How we are building a culture of translation at the Crick

Dr Veronique Birault is director of translation at the Crick and her team works with researchers and partners to enable Crick science to be converted into potential benefits to patients. Here, she explains how the team have created an environment that fosters ideas that can bring real world benefits, and how they have made translation an integral part of the Crick from day one.

The Crick’s Translation team aims to provide easy access to the expertise and mechanisms needed to convert discoveries to applications. We’re embedded in the heart of the building - breathing the same air and being under one roof makes a huge difference!

A wide range of tools 

As the Crick becomes more established, we are developing a broad ‘palette of colours’ to work with our researchers who are excited about finding applications for their research. Part of the way we do this is ensuring we have the right expertise with us to work on these projects. Walking the complex route from basic research to treatments can really be accelerated by working in close proximity to industry experts and clinicians.

Celebrating early stage translational research, such as awarding our annual translation prize, is creating a community of like-minded people. This year’s winning team was made up of chemists and biologists from Imperial College London and the Crick, including group leader Ed Tate, whose group is split between the two institutions, and Crick group leader Dinis Calado

This was a brilliant example of working really effectively with our university partners, and shows why collaborating with them is so important to us. It’s exciting that the work is backed by investments and a dedicated R&D team. Ed and the team now have to do the hard work – generating the data to support progression in the clinic.

We make the most of both our physical location and our links to forward-thinking organisations in the King’s Cross area.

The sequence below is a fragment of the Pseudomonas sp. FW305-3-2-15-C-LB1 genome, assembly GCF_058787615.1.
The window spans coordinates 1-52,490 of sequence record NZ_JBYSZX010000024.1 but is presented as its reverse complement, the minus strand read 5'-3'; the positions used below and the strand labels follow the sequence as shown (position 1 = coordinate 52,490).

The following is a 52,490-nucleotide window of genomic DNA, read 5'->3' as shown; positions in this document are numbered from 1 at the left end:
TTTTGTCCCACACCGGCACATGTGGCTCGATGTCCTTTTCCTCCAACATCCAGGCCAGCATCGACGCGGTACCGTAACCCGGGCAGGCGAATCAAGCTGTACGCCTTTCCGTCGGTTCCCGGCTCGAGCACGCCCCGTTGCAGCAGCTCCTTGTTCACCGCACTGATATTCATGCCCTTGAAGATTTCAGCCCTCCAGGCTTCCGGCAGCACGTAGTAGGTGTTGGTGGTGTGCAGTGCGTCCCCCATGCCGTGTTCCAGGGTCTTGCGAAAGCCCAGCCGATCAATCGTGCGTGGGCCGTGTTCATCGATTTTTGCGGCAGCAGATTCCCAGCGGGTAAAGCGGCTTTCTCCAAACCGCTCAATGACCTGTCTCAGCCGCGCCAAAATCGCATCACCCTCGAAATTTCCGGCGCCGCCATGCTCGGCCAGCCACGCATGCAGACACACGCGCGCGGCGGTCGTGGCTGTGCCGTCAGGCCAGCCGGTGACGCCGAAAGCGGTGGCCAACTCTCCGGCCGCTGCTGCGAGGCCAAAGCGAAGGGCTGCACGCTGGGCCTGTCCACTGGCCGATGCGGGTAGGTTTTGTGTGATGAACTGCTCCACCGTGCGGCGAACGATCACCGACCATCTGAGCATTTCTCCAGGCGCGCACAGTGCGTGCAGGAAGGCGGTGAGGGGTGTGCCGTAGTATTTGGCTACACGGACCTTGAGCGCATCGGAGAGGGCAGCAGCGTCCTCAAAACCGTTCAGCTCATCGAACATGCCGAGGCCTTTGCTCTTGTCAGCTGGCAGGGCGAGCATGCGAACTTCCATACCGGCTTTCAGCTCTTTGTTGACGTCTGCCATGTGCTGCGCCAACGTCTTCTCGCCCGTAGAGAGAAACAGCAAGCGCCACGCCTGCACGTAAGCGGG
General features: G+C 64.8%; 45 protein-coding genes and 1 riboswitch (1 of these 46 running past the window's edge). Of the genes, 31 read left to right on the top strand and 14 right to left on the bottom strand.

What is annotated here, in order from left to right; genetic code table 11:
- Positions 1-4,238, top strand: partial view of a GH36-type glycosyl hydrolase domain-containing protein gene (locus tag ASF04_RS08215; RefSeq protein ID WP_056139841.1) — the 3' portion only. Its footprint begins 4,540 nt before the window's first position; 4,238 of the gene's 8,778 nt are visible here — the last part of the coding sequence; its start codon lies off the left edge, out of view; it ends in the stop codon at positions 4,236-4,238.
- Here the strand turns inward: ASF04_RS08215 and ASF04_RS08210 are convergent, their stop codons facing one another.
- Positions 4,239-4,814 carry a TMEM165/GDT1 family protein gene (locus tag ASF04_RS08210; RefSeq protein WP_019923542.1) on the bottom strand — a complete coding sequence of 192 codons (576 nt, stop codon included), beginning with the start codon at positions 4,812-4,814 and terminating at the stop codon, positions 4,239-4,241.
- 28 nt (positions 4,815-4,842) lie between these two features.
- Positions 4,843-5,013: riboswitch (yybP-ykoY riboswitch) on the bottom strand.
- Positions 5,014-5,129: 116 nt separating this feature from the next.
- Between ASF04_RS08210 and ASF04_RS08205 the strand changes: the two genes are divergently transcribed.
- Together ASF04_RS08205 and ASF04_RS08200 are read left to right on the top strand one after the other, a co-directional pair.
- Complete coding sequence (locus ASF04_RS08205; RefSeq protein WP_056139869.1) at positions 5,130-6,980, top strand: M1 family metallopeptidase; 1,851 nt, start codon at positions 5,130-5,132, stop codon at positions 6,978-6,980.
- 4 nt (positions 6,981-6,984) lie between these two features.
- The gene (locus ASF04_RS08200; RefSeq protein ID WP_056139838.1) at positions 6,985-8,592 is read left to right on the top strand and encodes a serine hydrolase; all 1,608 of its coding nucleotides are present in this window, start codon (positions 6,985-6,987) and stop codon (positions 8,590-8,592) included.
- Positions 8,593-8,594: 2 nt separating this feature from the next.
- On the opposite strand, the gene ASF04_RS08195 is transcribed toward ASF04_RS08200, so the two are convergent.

Knowing when to step back

We encourage a positive translation culture at the Crick by knowing when we’ve reached the limits of our own specialism. Some projects will be most successful when they take on a life of their own outside the Crick and a key part of our expertise is knowing when to help them do just that.

Achilles Therapeutics, Gamma Delta Therapeutics and Ervaxx are spin-out companies that are taking our science closer to patients. We have close connections to the companies and work with them through formal and informal relationships, but it is the investors and R&D teams that give these companies the boost to change the lives of patients. 

We make the most of both our physical location and our links to forward-thinking organisations in the King’s Cross area like the Turing Institute, Wellcome, HDRUK and Google DeepMind. Thanks to these connections, we are becoming a hub for people who are combining data science with health research. Programmes like KQ Labs, our entrepreneurship summer school, and PULSE help researchers from the Crick and around the UK to learn more about what it can mean to be an entrepreneurial scientist. While this might not lead to participants forming fully-fledged start-ups immediately, it provides connections with like-minded researchers, as well as a new perspective on research, and helps to build our translation culture.

Having applied scientists working side by side with Crick researchers offers completely new opportunities.

Blurring the lines

Our innovative way of working with big pharmaceutical companies such as GSK, AstraZeneca and Merck Sharp and Dohme (MSD) blurs the traditional lines between academic research and industry. We aim for a more ‘porous’ system where evidence and data are generated collaboratively. This allows us to share knowledge, disseminate findings through publication, support the training of scientists and provide expertise in translational science.

I am excited about our new collaboration with MSD established last year. The partnership means that we are working side by side with industry colleagues to do science in areas such as neuroscience and ageing. Having applied scientists working side by side with Crick researchers offers completely new opportunities.

Proving principles

Advancing discoveries

Find out more about how the translation team works with Crick researchers to take their ideas from the lab bench to the clinic.

Meet the team

Our translational portfolio is going from strength to strength. Last year, we established a joint fund with LifeArc, a UK-based charity that supports medical innovation, to further enable translational research at the Crick. We had already established a way to gain confidence in a concept through our ‘idea to innovation’ (i2i) scheme, funded by the MRC, but to take these projects to proof of principle needs extra resource.

Throughout 2020, we’re looking forward to working with Crick researchers who have an ambitious approach to translation, working more closely with our neighbours in King’s Cross, with investing partners, and with industry. I’m excited about our current portfolio, as well as the translational projects that could be inspired by the work of people who have recently joined the Crick. 

Sign up for our newsletters

Join our mailing lists to receive updates about our latest research and to hear about our free public events and exhibitions.  If you would like to find out more about how we manage your personal information please see our privacy policy.